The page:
                                15.56%
                  1  C     1  .1 .9 
          The answer now changes. The effective cost of the loan, 15.56%,
          is less than the cost of passing up the discount, 16.32%. Reynolds
          Corporation should borrow the funds and take the discount.




                                              8-18
Chapter 08: Sources of Short-Term Financing


24.   Bank loan to take cash discount (LO1 & 2) Neveready Flashlights, Inc., needs $300,000
      to take a cash discount of 2/10, net 70. A banker will loan the money for 60 days at an
      interest cost of $5,500.
      a.    What is the effective rate on the bank loan?
      b.    How much would it cost (in percentage terms) if the firm did not take the cash
            discount, but paid the bill in 70 days instead of 10 days?
      c.    Should the firm borrow the money to take the discount?
      d.    If the banker requires a 20 percent compensating balance, how much must the firm
            borrow to end up with the $300,000?
      e.    What would be the effective interest rate in part d if the interest charge for 60 days
            were $6,850? Should the firm borrow with the 20 percent compensating balance?
            (The firm has no funds to count against the compensating balance requirement.)

8-24. Solution:
                                 Neveready Flashlights, Inc.
                                                        $5,500 360
           a.    Effective rate of interest =                   
                                                      $300,000 60
                                                     1.83%  6  10.98%
                                                  2%    360
           b.    Cost of lost discount =             
                                                 98%  70  10 
                                               2.04%  6  12.24%
           c.    Yes, because the cost of borrowing is less than the cost of
                 losing the discount.

           d.    $300,000 $300,000 $300,000             Amount
                                            $375,000 needed to be
                  1  C   1  .20    .80            borrowed




                                              8-19
Chapter 08: Sources of Short-Term Financing




8-24. (Continued)
          e.
                                                      $6,850         360
            Effective interest rate =                              
                                                $375,000  $75,000 60
                                                 $6,850
                                                         6  2.28%  6
                                                $300,000
                                               16.8%
            No, do not borrow with a compensating balance of 20 percent
            since the effective rate is greater than the savings from taking
            the cash discount.




25.   Bank loan to take cash discount (LO1 & 2) Harper Engine Company needs $600,000 to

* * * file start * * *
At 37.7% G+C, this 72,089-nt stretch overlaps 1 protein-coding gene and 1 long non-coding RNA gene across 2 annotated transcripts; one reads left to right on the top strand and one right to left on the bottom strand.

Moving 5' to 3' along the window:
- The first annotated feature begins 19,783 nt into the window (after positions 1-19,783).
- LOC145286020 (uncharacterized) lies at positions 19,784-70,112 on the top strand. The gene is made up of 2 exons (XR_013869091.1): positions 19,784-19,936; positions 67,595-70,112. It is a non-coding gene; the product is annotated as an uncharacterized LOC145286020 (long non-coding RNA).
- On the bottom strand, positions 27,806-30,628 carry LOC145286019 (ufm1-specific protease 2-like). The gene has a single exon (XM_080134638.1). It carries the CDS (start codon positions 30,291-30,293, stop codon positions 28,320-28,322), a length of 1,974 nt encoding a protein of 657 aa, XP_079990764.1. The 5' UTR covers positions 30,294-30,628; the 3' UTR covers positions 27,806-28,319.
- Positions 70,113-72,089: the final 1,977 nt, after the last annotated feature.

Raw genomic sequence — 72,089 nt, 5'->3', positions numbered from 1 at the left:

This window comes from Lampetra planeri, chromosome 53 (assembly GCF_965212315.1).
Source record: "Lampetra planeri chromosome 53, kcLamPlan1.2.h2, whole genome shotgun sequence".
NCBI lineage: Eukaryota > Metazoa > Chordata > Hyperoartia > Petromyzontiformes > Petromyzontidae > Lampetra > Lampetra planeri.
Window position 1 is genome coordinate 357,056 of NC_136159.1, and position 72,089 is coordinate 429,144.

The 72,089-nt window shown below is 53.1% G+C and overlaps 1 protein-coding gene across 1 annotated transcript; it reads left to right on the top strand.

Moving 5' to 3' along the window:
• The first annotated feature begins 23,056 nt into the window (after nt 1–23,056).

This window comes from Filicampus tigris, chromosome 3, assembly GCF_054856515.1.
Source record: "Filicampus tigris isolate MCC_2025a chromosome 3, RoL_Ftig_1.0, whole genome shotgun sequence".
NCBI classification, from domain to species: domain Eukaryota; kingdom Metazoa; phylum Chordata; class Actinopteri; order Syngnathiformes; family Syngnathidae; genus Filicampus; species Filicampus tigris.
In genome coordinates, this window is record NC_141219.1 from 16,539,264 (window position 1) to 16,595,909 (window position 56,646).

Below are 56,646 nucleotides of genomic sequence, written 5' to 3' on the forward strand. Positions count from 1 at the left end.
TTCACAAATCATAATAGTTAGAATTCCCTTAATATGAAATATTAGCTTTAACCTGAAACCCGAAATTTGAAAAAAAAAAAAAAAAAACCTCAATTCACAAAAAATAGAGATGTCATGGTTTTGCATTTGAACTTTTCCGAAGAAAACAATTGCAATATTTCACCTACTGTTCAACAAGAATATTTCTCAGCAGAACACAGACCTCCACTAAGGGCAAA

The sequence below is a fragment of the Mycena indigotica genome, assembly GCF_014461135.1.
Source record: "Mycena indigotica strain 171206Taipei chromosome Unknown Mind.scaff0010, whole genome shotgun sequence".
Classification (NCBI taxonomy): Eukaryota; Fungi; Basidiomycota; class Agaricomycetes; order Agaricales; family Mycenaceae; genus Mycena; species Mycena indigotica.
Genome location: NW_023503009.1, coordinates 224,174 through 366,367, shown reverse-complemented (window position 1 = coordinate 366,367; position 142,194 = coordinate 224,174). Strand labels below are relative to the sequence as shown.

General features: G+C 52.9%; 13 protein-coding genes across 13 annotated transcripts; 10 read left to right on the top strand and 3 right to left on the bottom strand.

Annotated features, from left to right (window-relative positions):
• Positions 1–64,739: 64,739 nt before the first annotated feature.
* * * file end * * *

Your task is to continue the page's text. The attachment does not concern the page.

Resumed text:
take a cash discount of 1.5/10, net 60. A banker will loan the money for 50 days at an
      interest cost of $12,100.
      a. What is the effective rate on the bank loan?
      b. How much would it cost (in percentage terms) if Harper did not take the cash
            discount, but paid the bill in 60 days instead of 10 days?
      c.    Should Harper borrow the money to take the discount?
      d. If another banker requires a 10 percent compensating balance, how much must
            Harper borrow to end up with $600,000?
      e.    What would be the effective interest rate in part d if the interest charge for 50 days
            were $8,300? Should Harper borrow with the 10 percent compensating balance?
            (There are no funds to count against the compensating balance requirement.)




                                                8-20
Chapter 08: Sources of Short-Term Financing



8-25. Solution:
                                  Harper Engine Company
                                                       $12,100 360
          a.     Effective rate of interest =                  
                                                       600,000 50
                                                      2.02%  7.2  14.54%

                                                       1.5%     360
          b.         Cost of lost discount =                
                                                       98.5%  60  10 
                                                               360
                                                      1.52% 
                                                                50
                                                      1.52%  7.2  10.94%

          c.     No, because the cost of borrowing is greater than the cost of
                 losing the discount.


          d.     $600,000 $600,000 $600,000              Amount
                                             $666,667 needed to be
                  1  C    1  .10    .90            borrowed